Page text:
March 9, 2018:
In late 2017 Israel tested a new missile defense system for its Saar class corvettes. The new system uses a number of defensive systems based on software and sensors that rapidly identify and then deploys one or more countermeasures (flares, chaff or jamming signals). One of these countermeasures was quite visible when tested. This was the chaff filled rockets that rapidly put a cloud of radar blocking metal strips in front of the ship in the minute or two before the missile arrives. This is often sufficient to cause the missile to miss. Chaff was one of the many electronic countermeasures first developed during World War II. While electronic countermeasures and exotic stuff like lasers (to “blind” heat seeking missiles) get more publicity, something as simple, and visible, as chaff continued to be used ever since the 1940s.
Chaff made its first appearance during the Summer of 1943 when the use of electronic countermeasures seemed to have become a dominant factor in aerial warfare. The Allies introduced Window ("chaff") to jam German radar. Window was tinfoil strips, cut to the right length to cause German radar to see a "wall" of well, tinfoil strips. Bundles of it were tossed out of allied aircraft and this, in effect, created an electronic smoke screen behind which anything could be happening. The Allies began using separate groups of aircraft equipped with jammers and chaff to create deceptions and lure the German night fighters to them and away from the formations of bomber aircraft.
But the Germans fought back. In late 1943 they deployed the SN 2, an improved night fighter radar that was immune to Window and had a range of 400-6,000 meters. The use of chaff was a major blow to the German use of radar and they quickly responded to such challenges. In November, 1943, Germany began using Wurzlaus. This was a modified Wurzburg radar that could sometimes differentiate between stationary tinfoil clouds and nearby aircraft that were, of course, moving.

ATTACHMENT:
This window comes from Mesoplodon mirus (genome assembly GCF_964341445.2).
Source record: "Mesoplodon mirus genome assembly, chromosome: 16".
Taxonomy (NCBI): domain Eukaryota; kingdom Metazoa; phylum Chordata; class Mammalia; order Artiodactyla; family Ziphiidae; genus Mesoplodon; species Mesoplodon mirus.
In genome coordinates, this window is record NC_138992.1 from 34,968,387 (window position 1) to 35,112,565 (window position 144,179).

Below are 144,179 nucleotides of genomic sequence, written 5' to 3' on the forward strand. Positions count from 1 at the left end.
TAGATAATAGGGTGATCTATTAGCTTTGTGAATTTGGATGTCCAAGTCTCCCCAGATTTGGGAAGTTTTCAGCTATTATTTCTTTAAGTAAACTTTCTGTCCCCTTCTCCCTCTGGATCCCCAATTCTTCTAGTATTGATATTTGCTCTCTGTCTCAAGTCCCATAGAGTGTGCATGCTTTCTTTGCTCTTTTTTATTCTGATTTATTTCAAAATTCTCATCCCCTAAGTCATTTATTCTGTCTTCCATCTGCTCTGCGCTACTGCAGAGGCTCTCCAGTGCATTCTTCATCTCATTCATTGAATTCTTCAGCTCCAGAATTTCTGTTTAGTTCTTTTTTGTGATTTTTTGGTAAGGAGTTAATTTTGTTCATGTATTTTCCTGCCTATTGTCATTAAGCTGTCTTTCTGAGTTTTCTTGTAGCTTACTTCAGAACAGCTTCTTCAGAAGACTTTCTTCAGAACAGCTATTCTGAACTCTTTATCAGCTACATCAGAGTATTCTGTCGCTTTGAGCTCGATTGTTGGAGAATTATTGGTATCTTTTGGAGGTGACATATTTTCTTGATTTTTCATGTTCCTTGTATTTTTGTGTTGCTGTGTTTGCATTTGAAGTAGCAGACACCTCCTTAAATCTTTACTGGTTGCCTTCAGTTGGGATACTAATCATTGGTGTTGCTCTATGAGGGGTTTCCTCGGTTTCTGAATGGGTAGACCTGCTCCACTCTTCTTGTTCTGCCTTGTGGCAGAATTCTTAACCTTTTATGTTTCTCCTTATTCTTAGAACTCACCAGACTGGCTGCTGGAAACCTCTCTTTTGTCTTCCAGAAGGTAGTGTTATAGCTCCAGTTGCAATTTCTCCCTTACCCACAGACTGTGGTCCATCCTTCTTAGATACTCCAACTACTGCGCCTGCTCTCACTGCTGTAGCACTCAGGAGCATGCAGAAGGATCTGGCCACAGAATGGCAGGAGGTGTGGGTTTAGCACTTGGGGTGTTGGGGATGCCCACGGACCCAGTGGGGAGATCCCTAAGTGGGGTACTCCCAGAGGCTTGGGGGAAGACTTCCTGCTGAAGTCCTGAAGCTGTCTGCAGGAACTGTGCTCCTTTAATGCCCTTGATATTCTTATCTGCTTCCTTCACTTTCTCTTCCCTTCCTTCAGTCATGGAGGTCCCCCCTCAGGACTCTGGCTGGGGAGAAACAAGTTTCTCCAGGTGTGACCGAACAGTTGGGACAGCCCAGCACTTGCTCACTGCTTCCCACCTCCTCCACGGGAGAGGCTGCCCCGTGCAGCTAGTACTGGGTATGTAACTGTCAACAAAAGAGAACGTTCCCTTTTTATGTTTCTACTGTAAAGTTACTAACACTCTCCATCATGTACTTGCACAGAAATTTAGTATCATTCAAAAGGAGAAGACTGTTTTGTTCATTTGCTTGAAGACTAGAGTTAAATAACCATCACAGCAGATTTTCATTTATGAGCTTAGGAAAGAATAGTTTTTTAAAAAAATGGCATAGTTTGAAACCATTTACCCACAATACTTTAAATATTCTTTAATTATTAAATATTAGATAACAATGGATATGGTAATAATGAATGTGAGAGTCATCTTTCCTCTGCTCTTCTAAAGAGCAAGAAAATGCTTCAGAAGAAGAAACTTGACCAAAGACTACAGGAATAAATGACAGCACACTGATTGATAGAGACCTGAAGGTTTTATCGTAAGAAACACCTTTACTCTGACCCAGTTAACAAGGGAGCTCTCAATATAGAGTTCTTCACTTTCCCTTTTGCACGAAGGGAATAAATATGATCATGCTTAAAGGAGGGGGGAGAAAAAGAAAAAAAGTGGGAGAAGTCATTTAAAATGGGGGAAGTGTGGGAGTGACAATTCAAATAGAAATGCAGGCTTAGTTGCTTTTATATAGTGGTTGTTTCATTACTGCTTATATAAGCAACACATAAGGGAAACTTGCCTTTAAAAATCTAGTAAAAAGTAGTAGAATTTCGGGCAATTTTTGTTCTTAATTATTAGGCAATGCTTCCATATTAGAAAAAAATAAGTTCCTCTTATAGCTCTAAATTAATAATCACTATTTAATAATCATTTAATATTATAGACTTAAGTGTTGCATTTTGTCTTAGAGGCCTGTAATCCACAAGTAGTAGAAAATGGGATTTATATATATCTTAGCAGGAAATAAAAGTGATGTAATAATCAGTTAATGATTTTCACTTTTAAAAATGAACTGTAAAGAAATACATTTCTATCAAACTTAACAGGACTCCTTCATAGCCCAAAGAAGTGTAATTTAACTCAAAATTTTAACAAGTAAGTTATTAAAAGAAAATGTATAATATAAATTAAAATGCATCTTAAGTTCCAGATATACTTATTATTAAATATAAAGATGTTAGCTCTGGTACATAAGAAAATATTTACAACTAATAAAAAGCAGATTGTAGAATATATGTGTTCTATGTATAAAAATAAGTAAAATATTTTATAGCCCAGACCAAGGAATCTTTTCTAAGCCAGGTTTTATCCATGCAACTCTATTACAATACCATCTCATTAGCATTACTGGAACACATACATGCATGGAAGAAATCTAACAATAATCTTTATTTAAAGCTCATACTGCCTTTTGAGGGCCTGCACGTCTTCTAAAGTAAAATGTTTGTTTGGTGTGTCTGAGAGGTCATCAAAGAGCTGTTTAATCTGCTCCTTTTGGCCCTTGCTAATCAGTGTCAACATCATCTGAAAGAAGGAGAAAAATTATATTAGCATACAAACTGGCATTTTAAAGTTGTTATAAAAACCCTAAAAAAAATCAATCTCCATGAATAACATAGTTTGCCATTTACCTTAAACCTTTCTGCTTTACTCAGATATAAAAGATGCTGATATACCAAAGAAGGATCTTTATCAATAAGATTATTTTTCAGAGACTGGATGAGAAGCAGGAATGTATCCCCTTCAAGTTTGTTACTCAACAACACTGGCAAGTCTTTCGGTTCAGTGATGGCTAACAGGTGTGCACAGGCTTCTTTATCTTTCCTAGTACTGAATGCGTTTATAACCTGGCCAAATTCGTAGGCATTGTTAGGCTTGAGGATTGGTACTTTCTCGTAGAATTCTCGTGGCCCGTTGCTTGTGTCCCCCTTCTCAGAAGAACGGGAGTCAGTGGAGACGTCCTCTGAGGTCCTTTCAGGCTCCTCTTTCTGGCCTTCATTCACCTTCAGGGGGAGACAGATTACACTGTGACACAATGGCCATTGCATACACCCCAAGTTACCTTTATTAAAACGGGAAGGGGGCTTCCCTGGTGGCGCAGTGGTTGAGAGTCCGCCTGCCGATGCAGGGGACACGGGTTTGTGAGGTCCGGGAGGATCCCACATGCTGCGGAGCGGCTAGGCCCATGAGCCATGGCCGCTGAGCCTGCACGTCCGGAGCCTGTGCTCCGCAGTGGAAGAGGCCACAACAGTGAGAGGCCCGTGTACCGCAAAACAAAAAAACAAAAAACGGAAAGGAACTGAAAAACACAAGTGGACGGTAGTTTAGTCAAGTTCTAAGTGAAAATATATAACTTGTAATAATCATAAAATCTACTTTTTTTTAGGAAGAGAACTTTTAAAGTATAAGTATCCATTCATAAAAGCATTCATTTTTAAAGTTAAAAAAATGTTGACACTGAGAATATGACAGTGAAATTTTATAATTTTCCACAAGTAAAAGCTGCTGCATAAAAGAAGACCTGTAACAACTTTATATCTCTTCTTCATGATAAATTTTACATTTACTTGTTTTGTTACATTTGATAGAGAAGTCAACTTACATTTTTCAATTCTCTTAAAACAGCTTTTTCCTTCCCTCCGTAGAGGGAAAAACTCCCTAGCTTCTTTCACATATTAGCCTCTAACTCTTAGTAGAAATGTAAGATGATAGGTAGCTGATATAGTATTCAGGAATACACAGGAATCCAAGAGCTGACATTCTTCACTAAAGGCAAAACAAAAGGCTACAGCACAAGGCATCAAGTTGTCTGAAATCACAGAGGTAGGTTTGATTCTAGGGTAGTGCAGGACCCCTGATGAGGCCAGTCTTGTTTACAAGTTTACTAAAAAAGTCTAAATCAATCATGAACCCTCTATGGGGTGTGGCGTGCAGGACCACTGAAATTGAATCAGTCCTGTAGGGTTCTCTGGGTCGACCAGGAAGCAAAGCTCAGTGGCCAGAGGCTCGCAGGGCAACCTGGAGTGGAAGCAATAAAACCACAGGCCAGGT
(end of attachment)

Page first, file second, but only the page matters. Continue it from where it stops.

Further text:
The Germans also modified their Wurzburg radar (the "Nurnburg" version) so that is gave an electronic sound to the operator, as well as the blip on the radar screen. After some training, an operator could use his ears to tell the difference between the radar signal coming back from a chaff cloud and one coming back from moving aircraft. Chaff, like so many other measures, was only a temporary advantage and soon was compromised by countermeasures. The Germans also used chaff, but with less success because the allies had many more interceptors and that limited the effectiveness of German chaff.
After World War II chaff continued to be used, but not as frequently or successfully and usually as an unexpected method for confusing radar. Electronic countermeasures became dominant although chaff was still around and often used with success when the enemy wasn’t expecting it. That use continues and the new Israeli ship defense system uses chaff (probably with different lengths of metal strips for different missile guidance system radars) as part of a larger number of countermeasures that that are quickly deployed by software and sensors that use speed and a constantly updated database of missile guidance systems to make missiles miss.
But sometimes chaff alone is still used in unanticipated ways. There was an example of this in 2003. To prevent Iraqi air forces from detecting and shooting at the 300 Tomahawk cruise missiles the U.S. Navy launched on the opening night of the war, a unique distraction was used. The Navy took five Firebee target UAVs and set them loose over Baghdad. Three of the Firebees were launched from a C-130 modified for the task. Two other Firebees were launched from Kuwait. The one ton Firebees were themselves to dispense chaff. The five Firebees, with an endurance of about an hour, flew back and forth over Baghdad until their fuel ran out, and then crashed. Iraqi air defenses were suitably shocked and awed and were caught by surprise when the cruise missiles that arrived soon after the Firebees went down. As always chaff will continue to be used successfully if it can be deployed when the enemy doesn’t expect it.